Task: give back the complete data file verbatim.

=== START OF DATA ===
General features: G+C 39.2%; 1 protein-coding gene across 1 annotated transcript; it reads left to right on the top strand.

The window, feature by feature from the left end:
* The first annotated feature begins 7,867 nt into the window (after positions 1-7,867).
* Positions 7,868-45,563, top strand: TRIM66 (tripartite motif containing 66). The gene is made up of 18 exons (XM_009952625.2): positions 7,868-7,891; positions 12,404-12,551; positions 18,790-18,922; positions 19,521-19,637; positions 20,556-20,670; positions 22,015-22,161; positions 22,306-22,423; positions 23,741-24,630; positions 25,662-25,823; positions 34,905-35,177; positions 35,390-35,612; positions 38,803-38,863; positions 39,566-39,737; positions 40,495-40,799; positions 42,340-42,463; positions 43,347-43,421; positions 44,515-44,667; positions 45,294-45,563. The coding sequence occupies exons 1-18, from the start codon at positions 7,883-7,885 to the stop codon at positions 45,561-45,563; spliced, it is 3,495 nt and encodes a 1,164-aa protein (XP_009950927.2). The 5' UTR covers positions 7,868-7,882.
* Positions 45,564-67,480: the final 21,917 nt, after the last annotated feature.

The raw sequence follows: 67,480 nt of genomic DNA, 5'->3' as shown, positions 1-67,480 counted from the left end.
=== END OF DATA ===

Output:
General features: G+C 39.2%; 1 protein-coding gene across 1 annotated transcript; it reads left to right on the top strand.

The window, feature by feature from the left end:
* The first annotated feature begins 7,867 nt into the window (after positions 1-7,867).
* Positions 7,868-45,563, top strand: TRIM66 (tripartite motif containing 66). The gene is made up of 18 exons (XM_009952625.2): positions 7,868-7,891; positions 12,404-12,551; positions 18,790-18,922; positions 19,521-19,637; positions 20,556-20,670; positions 22,015-22,161; positions 22,306-22,423; positions 23,741-24,630; positions 25,662-25,823; positions 34,905-35,177; positions 35,390-35,612; positions 38,803-38,863; positions 39,566-39,737; positions 40,495-40,799; positions 42,340-42,463; positions 43,347-43,421; positions 44,515-44,667; positions 45,294-45,563. The coding sequence occupies exons 1-18, from the start codon at positions 7,883-7,885 to the stop codon at positions 45,561-45,563; spliced, it is 3,495 nt and encodes a 1,164-aa protein (XP_009950927.2). The 5' UTR covers positions 7,868-7,882.
* Positions 45,564-67,480: the final 21,917 nt, after the last annotated feature.

The raw sequence follows: 67,480 nt of genomic DNA, 5'->3' as shown, positions 1-67,480 counted from the left end.